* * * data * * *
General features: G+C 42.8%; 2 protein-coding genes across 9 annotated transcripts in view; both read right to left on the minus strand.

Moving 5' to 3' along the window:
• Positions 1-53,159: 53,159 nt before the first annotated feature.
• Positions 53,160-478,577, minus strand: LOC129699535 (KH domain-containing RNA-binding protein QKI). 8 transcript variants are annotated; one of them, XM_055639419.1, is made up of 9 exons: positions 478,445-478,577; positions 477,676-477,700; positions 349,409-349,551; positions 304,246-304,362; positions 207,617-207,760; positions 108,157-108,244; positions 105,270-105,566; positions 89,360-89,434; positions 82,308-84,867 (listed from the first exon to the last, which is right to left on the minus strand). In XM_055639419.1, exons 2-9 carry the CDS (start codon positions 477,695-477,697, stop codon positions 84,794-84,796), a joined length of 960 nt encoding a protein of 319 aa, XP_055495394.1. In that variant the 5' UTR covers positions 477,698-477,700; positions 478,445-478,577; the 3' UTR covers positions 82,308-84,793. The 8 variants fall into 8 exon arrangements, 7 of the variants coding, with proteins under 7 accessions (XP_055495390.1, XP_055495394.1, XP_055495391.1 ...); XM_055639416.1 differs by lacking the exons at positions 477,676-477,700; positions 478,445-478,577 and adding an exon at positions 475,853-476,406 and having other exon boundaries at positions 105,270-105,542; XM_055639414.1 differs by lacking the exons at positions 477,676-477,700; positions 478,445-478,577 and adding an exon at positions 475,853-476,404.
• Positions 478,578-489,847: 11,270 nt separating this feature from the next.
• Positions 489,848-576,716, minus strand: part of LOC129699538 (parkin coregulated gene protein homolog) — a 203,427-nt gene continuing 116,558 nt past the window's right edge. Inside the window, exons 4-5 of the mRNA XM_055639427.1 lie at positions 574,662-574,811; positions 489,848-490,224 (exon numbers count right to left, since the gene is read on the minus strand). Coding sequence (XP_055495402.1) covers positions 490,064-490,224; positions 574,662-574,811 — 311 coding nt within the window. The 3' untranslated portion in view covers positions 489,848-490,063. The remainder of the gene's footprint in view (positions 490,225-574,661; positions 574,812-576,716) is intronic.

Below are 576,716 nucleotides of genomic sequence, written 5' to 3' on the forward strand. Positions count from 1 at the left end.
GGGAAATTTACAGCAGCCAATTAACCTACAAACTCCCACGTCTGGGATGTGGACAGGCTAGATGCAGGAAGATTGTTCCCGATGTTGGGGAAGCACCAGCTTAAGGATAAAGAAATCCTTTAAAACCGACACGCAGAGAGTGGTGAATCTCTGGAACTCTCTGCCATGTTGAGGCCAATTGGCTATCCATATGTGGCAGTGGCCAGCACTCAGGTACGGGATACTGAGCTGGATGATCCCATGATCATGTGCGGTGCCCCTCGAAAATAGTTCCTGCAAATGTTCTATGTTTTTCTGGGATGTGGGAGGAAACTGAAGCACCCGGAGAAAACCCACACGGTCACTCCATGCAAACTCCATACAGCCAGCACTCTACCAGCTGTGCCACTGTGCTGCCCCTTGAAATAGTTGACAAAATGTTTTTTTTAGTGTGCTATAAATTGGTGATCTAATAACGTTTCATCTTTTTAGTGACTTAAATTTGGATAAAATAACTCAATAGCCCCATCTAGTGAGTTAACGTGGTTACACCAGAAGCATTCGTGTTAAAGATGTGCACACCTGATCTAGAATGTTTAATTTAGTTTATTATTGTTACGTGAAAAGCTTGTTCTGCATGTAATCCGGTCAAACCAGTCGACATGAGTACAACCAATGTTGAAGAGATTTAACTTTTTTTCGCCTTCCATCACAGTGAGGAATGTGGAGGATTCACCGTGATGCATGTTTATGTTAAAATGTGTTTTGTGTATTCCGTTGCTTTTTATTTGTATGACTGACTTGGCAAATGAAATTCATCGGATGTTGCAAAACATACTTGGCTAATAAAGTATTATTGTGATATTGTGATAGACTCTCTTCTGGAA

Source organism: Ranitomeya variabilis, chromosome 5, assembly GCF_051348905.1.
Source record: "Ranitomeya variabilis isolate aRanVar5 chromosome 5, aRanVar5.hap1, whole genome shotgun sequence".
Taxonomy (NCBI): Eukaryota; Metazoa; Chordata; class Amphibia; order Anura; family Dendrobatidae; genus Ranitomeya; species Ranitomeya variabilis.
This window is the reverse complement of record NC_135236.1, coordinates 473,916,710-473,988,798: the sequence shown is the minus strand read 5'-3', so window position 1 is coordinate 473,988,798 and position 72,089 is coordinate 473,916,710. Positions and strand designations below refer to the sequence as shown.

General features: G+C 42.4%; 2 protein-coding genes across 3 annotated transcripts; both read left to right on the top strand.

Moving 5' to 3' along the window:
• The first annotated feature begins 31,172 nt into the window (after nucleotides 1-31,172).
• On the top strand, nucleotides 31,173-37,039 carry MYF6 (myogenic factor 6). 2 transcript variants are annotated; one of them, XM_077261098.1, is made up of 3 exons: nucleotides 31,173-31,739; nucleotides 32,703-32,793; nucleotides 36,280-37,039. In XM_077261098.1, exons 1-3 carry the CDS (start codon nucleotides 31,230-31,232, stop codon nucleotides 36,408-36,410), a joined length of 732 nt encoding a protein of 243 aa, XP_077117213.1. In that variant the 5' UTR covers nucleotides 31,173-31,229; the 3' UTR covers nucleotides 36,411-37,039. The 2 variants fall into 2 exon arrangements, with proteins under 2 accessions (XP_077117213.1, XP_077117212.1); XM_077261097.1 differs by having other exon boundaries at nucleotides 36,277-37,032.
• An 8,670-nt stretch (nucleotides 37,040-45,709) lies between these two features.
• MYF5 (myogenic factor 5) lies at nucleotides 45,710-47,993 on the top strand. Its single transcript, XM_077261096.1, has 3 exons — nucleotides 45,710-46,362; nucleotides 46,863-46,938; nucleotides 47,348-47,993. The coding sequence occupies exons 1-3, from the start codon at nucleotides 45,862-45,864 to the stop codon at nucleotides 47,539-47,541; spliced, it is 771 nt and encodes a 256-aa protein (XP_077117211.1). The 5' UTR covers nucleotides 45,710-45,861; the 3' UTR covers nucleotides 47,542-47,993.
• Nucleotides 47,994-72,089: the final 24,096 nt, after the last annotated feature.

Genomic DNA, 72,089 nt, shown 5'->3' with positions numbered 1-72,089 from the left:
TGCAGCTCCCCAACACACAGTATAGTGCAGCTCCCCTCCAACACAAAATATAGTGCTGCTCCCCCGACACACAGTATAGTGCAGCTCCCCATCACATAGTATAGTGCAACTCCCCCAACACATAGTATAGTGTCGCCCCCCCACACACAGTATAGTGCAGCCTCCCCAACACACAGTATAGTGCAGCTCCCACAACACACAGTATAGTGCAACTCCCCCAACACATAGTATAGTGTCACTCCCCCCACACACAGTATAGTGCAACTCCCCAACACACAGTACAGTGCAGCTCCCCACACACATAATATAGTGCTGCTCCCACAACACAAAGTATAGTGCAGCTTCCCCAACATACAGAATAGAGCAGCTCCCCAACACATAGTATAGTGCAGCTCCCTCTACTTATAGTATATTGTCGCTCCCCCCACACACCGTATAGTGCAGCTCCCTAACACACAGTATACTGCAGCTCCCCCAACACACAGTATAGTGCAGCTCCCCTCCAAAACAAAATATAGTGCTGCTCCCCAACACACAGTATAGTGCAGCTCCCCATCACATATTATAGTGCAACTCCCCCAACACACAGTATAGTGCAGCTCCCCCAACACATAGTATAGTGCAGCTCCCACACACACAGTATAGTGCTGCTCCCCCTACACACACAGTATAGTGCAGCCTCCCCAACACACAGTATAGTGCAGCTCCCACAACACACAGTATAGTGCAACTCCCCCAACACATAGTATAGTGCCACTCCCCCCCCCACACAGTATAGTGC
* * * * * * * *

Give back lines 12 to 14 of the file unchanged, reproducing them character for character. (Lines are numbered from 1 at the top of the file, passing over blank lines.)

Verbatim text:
This window is the reverse complement of record NC_135236.1, coordinates 473,916,710-473,988,798: the sequence shown is the minus strand read 5'-3', so window position 1 is coordinate 473,988,798 and position 72,089 is coordinate 473,916,710. Positions and strand designations below refer to the sequence as shown.

General features: G+C 42.4%; 2 protein-coding genes across 3 annotated transcripts; both read left to right on the top strand.

Moving 5' to 3' along the window: